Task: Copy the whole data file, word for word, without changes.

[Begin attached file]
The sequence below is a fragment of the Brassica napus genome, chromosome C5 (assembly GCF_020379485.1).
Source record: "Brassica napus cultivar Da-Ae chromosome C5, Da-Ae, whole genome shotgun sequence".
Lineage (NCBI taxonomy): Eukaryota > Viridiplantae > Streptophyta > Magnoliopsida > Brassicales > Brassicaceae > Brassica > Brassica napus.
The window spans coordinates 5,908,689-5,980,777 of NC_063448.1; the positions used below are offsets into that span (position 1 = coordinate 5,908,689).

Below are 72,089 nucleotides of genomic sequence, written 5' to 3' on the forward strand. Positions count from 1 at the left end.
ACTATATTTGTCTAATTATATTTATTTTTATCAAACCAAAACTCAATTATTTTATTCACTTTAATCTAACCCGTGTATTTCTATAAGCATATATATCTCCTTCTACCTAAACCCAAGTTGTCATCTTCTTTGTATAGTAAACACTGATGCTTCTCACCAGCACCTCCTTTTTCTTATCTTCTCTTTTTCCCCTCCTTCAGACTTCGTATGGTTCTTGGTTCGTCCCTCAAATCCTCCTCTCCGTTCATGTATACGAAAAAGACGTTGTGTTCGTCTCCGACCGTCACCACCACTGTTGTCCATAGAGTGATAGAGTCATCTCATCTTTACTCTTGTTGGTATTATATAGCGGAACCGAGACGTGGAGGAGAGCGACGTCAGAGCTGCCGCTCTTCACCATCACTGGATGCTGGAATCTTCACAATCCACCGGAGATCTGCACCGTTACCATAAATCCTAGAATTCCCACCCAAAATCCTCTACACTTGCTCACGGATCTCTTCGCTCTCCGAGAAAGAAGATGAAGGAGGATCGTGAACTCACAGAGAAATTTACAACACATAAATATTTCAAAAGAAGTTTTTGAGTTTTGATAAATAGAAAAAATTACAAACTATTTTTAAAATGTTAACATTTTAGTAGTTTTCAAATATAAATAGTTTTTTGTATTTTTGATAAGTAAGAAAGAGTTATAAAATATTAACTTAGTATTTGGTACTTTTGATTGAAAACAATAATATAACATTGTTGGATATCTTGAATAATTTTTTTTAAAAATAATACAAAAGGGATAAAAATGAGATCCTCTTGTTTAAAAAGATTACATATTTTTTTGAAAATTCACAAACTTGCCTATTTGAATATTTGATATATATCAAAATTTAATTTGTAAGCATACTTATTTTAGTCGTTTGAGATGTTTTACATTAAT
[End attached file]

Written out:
The sequence below is a fragment of the Brassica napus genome, chromosome C5 (assembly GCF_020379485.1).
Source record: "Brassica napus cultivar Da-Ae chromosome C5, Da-Ae, whole genome shotgun sequence".
Lineage (NCBI taxonomy): Eukaryota > Viridiplantae > Streptophyta > Magnoliopsida > Brassicales > Brassicaceae > Brassica > Brassica napus.
The window spans coordinates 5,908,689-5,980,777 of NC_063448.1; the positions used below are offsets into that span (position 1 = coordinate 5,908,689).

Below are 72,089 nucleotides of genomic sequence, written 5' to 3' on the forward strand. Positions count from 1 at the left end.
ACTATATTTGTCTAATTATATTTATTTTTATCAAACCAAAACTCAATTATTTTATTCACTTTAATCTAACCCGTGTATTTCTATAAGCATATATATCTCCTTCTACCTAAACCCAAGTTGTCATCTTCTTTGTATAGTAAACACTGATGCTTCTCACCAGCACCTCCTTTTTCTTATCTTCTCTTTTTCCCCTCCTTCAGACTTCGTATGGTTCTTGGTTCGTCCCTCAAATCCTCCTCTCCGTTCATGTATACGAAAAAGACGTTGTGTTCGTCTCCGACCGTCACCACCACTGTTGTCCATAGAGTGATAGAGTCATCTCATCTTTACTCTTGTTGGTATTATATAGCGGAACCGAGACGTGGAGGAGAGCGACGTCAGAGCTGCCGCTCTTCACCATCACTGGATGCTGGAATCTTCACAATCCACCGGAGATCTGCACCGTTACCATAAATCCTAGAATTCCCACCCAAAATCCTCTACACTTGCTCACGGATCTCTTCGCTCTCCGAGAAAGAAGATGAAGGAGGATCGTGAACTCACAGAGAAATTTACAACACATAAATATTTCAAAAGAAGTTTTTGAGTTTTGATAAATAGAAAAAATTACAAACTATTTTTAAAATGTTAACATTTTAGTAGTTTTCAAATATAAATAGTTTTTTGTATTTTTGATAAGTAAGAAAGAGTTATAAAATATTAACTTAGTATTTGGTACTTTTGATTGAAAACAATAATATAACATTGTTGGATATCTTGAATAATTTTTTTTAAAAATAATACAAAAGGGATAAAAATGAGATCCTCTTGTTTAAAAAGATTACATATTTTTTTGAAAATTCACAAACTTGCCTATTTGAATATTTGATATATATCAAAATTTAATTTGTAAGCATACTTATTTTAGTCGTTTGAGATGTTTTACATTAAT